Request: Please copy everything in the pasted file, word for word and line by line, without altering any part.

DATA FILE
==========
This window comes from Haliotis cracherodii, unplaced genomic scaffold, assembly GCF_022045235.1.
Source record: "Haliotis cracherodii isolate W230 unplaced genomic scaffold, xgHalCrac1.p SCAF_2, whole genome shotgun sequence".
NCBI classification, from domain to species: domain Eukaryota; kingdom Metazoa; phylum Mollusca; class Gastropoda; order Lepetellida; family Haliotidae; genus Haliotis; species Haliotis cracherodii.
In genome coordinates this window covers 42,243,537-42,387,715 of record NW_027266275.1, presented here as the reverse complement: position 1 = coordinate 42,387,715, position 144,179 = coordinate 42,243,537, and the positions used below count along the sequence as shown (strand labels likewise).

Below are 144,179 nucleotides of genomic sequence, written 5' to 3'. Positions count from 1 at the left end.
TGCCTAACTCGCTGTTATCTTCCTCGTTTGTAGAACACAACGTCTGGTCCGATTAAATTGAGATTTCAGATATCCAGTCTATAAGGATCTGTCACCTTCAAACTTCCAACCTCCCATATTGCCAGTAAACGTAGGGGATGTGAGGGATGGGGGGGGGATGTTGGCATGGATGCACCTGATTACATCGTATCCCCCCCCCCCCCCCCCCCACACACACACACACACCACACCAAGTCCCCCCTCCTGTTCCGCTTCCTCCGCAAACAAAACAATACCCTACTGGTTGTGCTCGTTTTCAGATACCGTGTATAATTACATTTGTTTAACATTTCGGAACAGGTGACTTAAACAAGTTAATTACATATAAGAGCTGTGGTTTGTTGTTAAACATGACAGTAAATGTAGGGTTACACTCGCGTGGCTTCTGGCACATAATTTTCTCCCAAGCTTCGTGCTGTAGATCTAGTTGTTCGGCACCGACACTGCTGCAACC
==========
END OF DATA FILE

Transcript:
This window comes from Haliotis cracherodii, unplaced genomic scaffold, assembly GCF_022045235.1.
Source record: "Haliotis cracherodii isolate W230 unplaced genomic scaffold, xgHalCrac1.p SCAF_2, whole genome shotgun sequence".
NCBI classification, from domain to species: domain Eukaryota; kingdom Metazoa; phylum Mollusca; class Gastropoda; order Lepetellida; family Haliotidae; genus Haliotis; species Haliotis cracherodii.
In genome coordinates this window covers 42,243,537-42,387,715 of record NW_027266275.1, presented here as the reverse complement: position 1 = coordinate 42,387,715, position 144,179 = coordinate 42,243,537, and the positions used below count along the sequence as shown (strand labels likewise).

Below are 144,179 nucleotides of genomic sequence, written 5' to 3'. Positions count from 1 at the left end.
TGCCTAACTCGCTGTTATCTTCCTCGTTTGTAGAACACAACGTCTGGTCCGATTAAATTGAGATTTCAGATATCCAGTCTATAAGGATCTGTCACCTTCAAACTTCCAACCTCCCATATTGCCAGTAAACGTAGGGGATGTGAGGGATGGGGGGGGGATGTTGGCATGGATGCACCTGATTACATCGTATCCCCCCCCCCCCCCCCCCCACACACACACACACACCACACCAAGTCCCCCCTCCTGTTCCGCTTCCTCCGCAAACAAAACAATACCCTACTGGTTGTGCTCGTTTTCAGATACCGTGTATAATTACATTTGTTTAACATTTCGGAACAGGTGACTTAAACAAGTTAATTACATATAAGAGCTGTGGTTTGTTGTTAAACATGACAGTAAATGTAGGGTTACACTCGCGTGGCTTCTGGCACATAATTTTCTCCCAAGCTTCGTGCTGTAGATCTAGTTGTTCGGCACCGACACTGCTGCAACC